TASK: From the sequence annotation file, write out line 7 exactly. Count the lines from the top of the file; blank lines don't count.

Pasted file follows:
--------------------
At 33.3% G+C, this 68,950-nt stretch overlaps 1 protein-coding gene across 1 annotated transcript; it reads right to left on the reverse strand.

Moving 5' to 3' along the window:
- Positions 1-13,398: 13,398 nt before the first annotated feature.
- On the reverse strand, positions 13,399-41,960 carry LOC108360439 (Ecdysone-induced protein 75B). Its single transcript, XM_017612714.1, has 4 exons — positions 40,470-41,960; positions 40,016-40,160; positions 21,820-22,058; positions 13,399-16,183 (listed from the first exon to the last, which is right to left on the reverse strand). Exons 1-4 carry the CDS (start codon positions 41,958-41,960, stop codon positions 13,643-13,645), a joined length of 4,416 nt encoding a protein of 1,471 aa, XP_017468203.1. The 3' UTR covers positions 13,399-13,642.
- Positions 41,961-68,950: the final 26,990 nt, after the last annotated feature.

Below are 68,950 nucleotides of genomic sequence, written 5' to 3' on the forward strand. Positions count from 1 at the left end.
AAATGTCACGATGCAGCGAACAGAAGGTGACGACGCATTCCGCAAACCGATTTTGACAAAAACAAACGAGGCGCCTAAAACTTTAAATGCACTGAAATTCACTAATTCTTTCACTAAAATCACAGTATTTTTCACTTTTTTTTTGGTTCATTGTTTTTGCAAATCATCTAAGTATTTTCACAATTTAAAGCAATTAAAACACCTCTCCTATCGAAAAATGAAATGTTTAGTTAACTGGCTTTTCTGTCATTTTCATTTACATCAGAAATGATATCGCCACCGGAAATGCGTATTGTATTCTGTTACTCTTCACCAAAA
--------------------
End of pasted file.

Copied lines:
AAATGTCACGATGCAGCGAACAGAAGGTGACGACGCATTCCGCAAACCGATTTTGACAAAAACAAACGAGGCGCCTAAAACTTTAAATGCACTGAAATTCACTAATTCTTTCACTAAAATCACAGTATTTTTCACTTTTTTTTTGGTTCATTGTTTTTGCAAATCATCTAAGTATTTTCACAATTTAAAGCAATTAAAACACCTCTCCTATCGAAAAATGAAATGTTTAGTTAACTGGCTTTTCTGTCATTTTCATTTACATCAGAAATGATATCGCCACCGGAAATGCGTATTGTATTCTGTTACTCTTCACCAAAA